Ernst Fehr has been Professor of Microeconomics and Experimental Economics at the University of Zürich since 1994. He served as director of the Institute for Empirical Research in Economics and chairman of the Department of Economics at the University of Zurich. He currently serves as director of the UBS International Center of Economics in Society. He has been a Global Distinguished Professor at New York University since 2011 and was an affiliated faculty member of the Department of Economics at the Massachusetts Institute of Technology from 2003 to 2011. He is a former president of the Economic Science Association and of the European Economic Association, an honorary member of the American Academy of Arts and Sciences, and John Kenneth Galbraith Fellow of the American Academy of Political and Social Sciences. He was recipient of the Marcel Benoist Prize in 2008 and the Gottlieb Duttweiler Prize in 2013. Ernst Fehr has numerous publications in international top journals. His research focuses on the proximate patterns and the evolutionary origins of human altruism and the interplay between social preferences, social norms, and strategic interactions. Fehr’s work is characterized by the combination of game-theoretic tools with experimental methods and the use of insights from economics, social psychology, sociology, biology, and neuroscience for a better understanding of human social behavior.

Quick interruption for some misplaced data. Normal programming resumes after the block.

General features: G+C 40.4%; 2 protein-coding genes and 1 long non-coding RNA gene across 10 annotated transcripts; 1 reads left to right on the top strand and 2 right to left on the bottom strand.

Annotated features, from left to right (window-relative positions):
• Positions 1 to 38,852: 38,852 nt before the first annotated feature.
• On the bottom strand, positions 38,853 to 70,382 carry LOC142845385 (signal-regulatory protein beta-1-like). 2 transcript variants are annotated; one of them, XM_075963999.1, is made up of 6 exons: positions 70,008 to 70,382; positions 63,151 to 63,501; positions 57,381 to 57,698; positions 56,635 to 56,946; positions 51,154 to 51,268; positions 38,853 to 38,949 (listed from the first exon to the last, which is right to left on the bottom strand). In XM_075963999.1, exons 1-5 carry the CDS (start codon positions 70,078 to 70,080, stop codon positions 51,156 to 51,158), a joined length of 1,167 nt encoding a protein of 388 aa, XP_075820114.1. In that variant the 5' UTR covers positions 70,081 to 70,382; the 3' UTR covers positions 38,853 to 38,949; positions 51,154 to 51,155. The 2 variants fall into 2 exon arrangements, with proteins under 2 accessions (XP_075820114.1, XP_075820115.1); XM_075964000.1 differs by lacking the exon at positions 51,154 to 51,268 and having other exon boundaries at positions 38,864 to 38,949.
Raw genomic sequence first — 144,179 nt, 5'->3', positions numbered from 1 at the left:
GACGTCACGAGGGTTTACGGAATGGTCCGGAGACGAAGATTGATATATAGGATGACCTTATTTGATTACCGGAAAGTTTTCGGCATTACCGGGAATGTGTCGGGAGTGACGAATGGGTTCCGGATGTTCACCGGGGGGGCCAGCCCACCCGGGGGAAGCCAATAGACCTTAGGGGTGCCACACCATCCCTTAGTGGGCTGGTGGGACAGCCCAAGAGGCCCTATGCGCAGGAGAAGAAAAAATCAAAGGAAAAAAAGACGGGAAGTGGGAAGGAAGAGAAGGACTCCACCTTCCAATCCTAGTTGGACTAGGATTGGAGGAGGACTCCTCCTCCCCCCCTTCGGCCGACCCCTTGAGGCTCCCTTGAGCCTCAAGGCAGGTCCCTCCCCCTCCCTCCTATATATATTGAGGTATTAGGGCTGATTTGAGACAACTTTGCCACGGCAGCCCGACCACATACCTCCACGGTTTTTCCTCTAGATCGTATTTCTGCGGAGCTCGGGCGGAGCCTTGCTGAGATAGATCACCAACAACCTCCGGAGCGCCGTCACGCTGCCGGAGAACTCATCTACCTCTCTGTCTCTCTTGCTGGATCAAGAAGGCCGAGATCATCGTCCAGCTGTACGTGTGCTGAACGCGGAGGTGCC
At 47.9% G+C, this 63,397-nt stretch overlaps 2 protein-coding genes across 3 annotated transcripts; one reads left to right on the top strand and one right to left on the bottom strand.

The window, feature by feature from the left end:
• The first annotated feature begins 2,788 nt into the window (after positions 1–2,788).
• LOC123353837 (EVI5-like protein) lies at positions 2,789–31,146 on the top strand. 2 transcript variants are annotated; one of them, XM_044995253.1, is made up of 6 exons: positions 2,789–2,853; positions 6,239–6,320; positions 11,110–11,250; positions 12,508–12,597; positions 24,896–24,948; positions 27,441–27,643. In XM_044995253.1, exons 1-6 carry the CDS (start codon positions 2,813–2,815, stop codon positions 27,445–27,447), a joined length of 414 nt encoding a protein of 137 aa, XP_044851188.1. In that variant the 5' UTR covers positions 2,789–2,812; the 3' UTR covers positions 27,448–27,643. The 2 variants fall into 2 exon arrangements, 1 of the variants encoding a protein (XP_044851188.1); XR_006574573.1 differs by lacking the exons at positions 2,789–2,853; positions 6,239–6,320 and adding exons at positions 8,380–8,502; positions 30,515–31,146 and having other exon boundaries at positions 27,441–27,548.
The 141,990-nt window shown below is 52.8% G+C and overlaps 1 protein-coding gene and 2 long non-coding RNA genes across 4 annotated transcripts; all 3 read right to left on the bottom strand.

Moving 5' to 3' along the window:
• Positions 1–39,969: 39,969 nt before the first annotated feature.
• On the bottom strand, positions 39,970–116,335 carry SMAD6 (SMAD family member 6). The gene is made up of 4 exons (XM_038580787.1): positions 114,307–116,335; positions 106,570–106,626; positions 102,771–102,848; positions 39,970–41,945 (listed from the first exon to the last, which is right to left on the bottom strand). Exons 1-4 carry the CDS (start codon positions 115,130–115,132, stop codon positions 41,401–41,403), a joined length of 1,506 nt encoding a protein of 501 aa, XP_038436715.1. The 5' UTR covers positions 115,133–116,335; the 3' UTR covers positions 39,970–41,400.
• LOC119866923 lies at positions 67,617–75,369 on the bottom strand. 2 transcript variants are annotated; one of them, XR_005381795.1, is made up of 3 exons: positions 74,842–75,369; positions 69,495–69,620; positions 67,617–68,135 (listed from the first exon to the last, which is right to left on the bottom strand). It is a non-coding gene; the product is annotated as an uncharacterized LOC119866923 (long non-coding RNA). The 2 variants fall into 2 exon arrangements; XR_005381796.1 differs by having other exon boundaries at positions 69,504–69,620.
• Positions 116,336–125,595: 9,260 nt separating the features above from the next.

Researches from Ernst Fehr
Guilherme Lichand is an Assistant Professor at the Department of Economics and Research Director of the Center for Child Well-Being and Development at the University of Zurich. His research interests include Development Economics, Political Economy, and Behavioral Economics. Lichand uses lab-in-the-field experiments to study the impacts of poverty on decision-making. Does the risk of a drought impair decision-making, and can rainfall insurance mitigate this effect? Does worrying about being poor affect parents’ willingness to invest in their children, and their ability to pay attention to whether children attend classes? He also combines natural experiments and randomized control trials to study corruption and state capacity. Is fighting corruption good or bad for public service delivery? Does it matter to audit bureaucrats or contractors? Can low-cost technologies increase budget execution by supporting procurement officials? Professor Lichand holds a PhD in Political Economy and Government from Harvard University, and has been acknowledged by MIT Technology Review as Brazil’s top under-35 social innovator in 2014.
Researches from Guilherme Lichand
Simon Hänni is a postdoctoral researcher at the Center for Child Well-Being and Development at the University of Zurich. He holds a PhD in Economics from HEC Lausanne. His research mainly focuses on the development and transmission of pro-social behavior and social norms.